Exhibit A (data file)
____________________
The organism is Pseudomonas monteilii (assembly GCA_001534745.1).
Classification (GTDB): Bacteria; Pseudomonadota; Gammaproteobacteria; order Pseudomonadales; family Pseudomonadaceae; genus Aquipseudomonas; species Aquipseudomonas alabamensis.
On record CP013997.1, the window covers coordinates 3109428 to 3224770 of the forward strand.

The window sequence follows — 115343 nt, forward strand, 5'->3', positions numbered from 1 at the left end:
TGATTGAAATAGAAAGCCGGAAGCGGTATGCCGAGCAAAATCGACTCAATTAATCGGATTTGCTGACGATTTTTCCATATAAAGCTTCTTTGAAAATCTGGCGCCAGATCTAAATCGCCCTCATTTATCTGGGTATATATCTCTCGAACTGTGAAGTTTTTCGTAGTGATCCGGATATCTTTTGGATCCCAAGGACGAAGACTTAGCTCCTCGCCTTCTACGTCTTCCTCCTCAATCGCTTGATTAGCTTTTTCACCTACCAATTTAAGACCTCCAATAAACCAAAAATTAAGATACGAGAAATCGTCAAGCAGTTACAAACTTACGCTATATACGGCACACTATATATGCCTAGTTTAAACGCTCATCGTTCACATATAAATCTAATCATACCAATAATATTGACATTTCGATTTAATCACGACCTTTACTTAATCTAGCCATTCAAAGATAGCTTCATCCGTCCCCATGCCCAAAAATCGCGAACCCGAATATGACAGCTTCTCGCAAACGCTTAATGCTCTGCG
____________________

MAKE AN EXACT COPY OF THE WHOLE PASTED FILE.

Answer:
The organism is Pseudomonas monteilii (assembly GCA_001534745.1).
Classification (GTDB): Bacteria; Pseudomonadota; Gammaproteobacteria; order Pseudomonadales; family Pseudomonadaceae; genus Aquipseudomonas; species Aquipseudomonas alabamensis.
On record CP013997.1, the window covers coordinates 3109428 to 3224770 of the forward strand.

The window sequence follows — 115343 nt, forward strand, 5'->3', positions numbered from 1 at the left end:
TGATTGAAATAGAAAGCCGGAAGCGGTATGCCGAGCAAAATCGACTCAATTAATCGGATTTGCTGACGATTTTTCCATATAAAGCTTCTTTGAAAATCTGGCGCCAGATCTAAATCGCCCTCATTTATCTGGGTATATATCTCTCGAACTGTGAAGTTTTTCGTAGTGATCCGGATATCTTTTGGATCCCAAGGACGAAGACTTAGCTCCTCGCCTTCTACGTCTTCCTCCTCAATCGCTTGATTAGCTTTTTCACCTACCAATTTAAGACCTCCAATAAACCAAAAATTAAGATACGAGAAATCGTCAAGCAGTTACAAACTTACGCTATATACGGCACACTATATATGCCTAGTTTAAACGCTCATCGTTCACATATAAATCTAATCATACCAATAATATTGACATTTCGATTTAATCACGACCTTTACTTAATCTAGCCATTCAAAGATAGCTTCATCCGTCCCCATGCCCAAAAATCGCGAACCCGAATATGACAGCTTCTCGCAAACGCTTAATGCTCTGCG